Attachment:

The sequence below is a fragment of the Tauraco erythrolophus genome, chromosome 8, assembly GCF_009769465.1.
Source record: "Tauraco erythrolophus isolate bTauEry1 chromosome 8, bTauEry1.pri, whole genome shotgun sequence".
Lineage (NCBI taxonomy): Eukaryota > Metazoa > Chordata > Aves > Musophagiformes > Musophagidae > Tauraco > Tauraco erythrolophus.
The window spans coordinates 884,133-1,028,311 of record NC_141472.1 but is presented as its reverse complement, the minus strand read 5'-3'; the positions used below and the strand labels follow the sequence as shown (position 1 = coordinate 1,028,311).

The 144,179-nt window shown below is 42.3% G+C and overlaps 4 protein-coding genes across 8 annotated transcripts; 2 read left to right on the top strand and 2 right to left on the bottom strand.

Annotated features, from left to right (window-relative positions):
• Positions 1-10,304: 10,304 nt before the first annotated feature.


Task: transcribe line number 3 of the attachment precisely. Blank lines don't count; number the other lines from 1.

Lineage (NCBI taxonomy): Eukaryota > Metazoa > Chordata > Aves > Musophagiformes > Musophagidae > Tauraco > Tauraco erythrolophus.